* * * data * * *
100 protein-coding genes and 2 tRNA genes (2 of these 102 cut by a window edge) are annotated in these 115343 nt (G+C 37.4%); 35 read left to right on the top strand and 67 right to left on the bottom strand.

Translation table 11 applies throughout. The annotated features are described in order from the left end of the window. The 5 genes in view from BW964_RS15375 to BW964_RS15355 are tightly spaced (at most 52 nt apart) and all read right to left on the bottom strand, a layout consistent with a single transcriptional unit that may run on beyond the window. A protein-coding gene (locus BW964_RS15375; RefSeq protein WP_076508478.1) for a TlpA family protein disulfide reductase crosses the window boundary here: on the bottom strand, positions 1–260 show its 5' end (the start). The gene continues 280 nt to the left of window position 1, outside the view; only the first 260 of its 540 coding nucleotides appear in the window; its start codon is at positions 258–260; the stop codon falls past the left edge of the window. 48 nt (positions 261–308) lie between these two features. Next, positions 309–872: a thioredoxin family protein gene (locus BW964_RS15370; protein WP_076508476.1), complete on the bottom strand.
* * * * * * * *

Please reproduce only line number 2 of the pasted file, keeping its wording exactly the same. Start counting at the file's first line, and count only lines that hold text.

Translation table 11 applies throughout. The annotated features are described in order from the left end of the window. The 5 genes in view from BW964_RS15375 to BW964_RS15355 are tightly spaced (at most 52 nt apart) and all read right to left on the bottom strand, a layout consistent with a single transcriptional unit that may run on beyond the window. A protein-coding gene (locus BW964_RS15375; RefSeq protein WP_076508478.1) for a TlpA family protein disulfide reductase crosses the window boundary here: on the bottom strand, positions 1–260 show its 5' end (the start). The gene continues 280 nt to the left of window position 1, outside the view; only the first 260 of its 540 coding nucleotides appear in the window; its start codon is at positions 258–260; the stop codon falls past the left edge of the window. 48 nt (positions 261–308) lie between these two features. Next, positions 309–872: a thioredoxin family protein gene (locus BW964_RS15370; protein WP_076508476.1), complete on the bottom strand.